Life on the Road–Making Do

We’re on the road again–actually just back in the old Montana haunts, but without the amenities of home.  The Unix Curmudgeon is holding court with his laptop on a cardboard box on a filing cabinet, to align the screen with a second monitor provided by $CLIENT, along with a wireless mouse and keyboard also on loan.  So, this setup is not dissimilar to the temporary office at Chaos Central.

The Nice Person is making do with her netbook at the local public library and coffee shops.  We recently upgraded our eight-year-old copy of Quicken, for various reasons, most having to do with bit-rot and missing features not supported by Wine on Linux.  So, our financial records now reside in an XP virtual machine on the big Linux workstation back home.  We can connect with it remotely if we have to, but that’s never fun with slow wireless connections and limited screen sizes on the mobile devices.

This trip is a more or less extended contract work session, originally intended to keep level of coverage for on-site staff vacation replacement, but the current workload deferred the absences.  Nevertheless, there is enough excitement to keep busy, which is why we’re on retainer in the first place.  Being on-site for an extended period is much different than the focussed effort of per-incident billing that is the norm for this sort of consulting, but immersion in the day-to-day system activities also results in a big-picture view that justifies the extra expense.

Meanwhile, the Nice Person has planned activities as well, that are less focussed.  The inconvenience of not having access to the comforts of home require some workarounds.  Like the Curmudgeon’s makeshift workstation arrangement, she has been sewing in the empty ex-home, on a rickety occasional table, sitting on a rickety chair, but finds the bare carpet convenient for quilt-top layouts.  However, like the coffee-shop forays for Internet access, she relies on the local quilt shop classroom to do cutting and ironing.  Last week, she attended a quilt retreat with the old gang, and we’ve had a bit of time to visit with other folks we know, so it’s almost like a normal existence, if a little sparse.  Our mornings are spent sitting in the living room on lawn chairs, drinking instant coffee, but even that has some ambiance compared with spending mornings hiding in the fiber studio at Chaos Central waiting for the kitchen chaos to subside when the children get the grandchildren off to school.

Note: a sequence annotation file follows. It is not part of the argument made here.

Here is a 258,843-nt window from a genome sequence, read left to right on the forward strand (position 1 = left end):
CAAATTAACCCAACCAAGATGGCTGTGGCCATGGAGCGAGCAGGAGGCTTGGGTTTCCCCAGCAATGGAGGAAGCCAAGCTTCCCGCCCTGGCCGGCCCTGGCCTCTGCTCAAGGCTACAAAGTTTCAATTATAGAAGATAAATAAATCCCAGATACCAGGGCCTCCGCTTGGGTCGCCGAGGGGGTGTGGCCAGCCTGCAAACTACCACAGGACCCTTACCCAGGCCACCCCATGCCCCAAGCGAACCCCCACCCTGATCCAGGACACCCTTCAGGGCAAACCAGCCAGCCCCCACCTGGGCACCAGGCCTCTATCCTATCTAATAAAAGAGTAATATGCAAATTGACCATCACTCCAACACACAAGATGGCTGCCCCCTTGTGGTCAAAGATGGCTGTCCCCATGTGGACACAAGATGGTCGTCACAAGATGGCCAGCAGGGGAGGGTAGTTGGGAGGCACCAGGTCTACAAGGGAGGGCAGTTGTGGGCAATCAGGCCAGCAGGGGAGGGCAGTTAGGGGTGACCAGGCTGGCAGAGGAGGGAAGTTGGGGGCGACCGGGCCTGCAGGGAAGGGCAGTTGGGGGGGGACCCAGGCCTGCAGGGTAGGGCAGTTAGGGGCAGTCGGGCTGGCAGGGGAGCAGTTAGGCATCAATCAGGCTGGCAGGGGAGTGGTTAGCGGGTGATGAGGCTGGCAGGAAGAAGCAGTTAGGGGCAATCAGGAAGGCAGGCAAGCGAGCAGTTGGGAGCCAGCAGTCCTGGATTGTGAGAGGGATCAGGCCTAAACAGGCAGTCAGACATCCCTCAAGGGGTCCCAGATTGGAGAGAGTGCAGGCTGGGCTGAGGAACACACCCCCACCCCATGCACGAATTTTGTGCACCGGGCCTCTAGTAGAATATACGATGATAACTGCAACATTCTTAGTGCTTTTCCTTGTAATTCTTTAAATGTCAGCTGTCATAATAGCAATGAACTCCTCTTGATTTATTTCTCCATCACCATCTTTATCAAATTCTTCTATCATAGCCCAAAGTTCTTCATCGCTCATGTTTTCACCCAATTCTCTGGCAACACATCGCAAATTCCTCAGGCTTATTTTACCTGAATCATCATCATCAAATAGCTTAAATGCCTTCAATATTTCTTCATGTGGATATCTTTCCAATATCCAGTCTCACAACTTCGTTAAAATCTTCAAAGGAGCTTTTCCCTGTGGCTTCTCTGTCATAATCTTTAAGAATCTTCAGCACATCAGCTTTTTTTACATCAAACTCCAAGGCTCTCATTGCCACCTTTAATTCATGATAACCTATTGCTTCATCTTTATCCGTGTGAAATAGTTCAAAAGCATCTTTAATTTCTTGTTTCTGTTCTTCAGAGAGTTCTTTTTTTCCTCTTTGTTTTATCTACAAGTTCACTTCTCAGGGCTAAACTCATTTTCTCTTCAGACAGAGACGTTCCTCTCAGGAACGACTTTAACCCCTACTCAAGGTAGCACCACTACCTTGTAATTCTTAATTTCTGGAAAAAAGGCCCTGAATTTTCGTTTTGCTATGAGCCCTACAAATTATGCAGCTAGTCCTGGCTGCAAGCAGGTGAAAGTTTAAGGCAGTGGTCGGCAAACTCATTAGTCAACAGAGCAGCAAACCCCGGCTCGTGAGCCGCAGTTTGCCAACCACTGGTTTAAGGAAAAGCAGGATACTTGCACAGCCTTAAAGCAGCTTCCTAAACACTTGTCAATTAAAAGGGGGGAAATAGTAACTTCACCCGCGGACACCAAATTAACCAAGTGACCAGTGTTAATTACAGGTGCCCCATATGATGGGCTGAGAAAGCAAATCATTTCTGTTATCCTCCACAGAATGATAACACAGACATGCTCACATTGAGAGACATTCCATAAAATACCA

Thanks to electronic billing and banking, the bills don’t pile up while we’re gone, but the fact remains that all of the places we call home need personal attention from time to time.  We left Chaos Central at the mercy of the ever-encroaching English Ivy, against which we have been waging a losing battle.  One weekend in Montana was spent removing walls and shelving in the garage to convert the craft workspaces back to potential parking area, in hopes of attracting buyers who expect a garage to be a garage, and another weekend in winterizing and continuing the on-going maintenance and construction in the off-the-grid cabin formerly known as the Y2K Bunker, 200km to the north.  The war against spotted knapweed around the cabin has been set back this year, as well.  We’re beginning to realize that, in the dozen years since we started building the cabin, our average length of stay there is 20 hours, at infrequent intervals, so it remains a work in progress.

So it goes: it’s not retirement, it’s a return to the road warrior days, before Unix, living out of a suitcase and indulging in portable hobbies to keep some semblance of stability and continuity to working everywhere and nowhere in particular.  We can see why a lot of folks encumber themselves with motor homes in later life, forsaking the garden, orchard, and porch of a permanent dwelling for the freedom to be where you need (or want) to be.  But, that’s not for us: not all of our activities are that portable, and we like our porch.  Besides, total mobility depends on the ability to shed some of those real-estate commitments.  Meanwhile, it’s getting close to time to head back to Chaos Central to collect the cat from the Kitty Hotel and see if the children and grandchildren (who moved in 10 months ago) have moved away yet…

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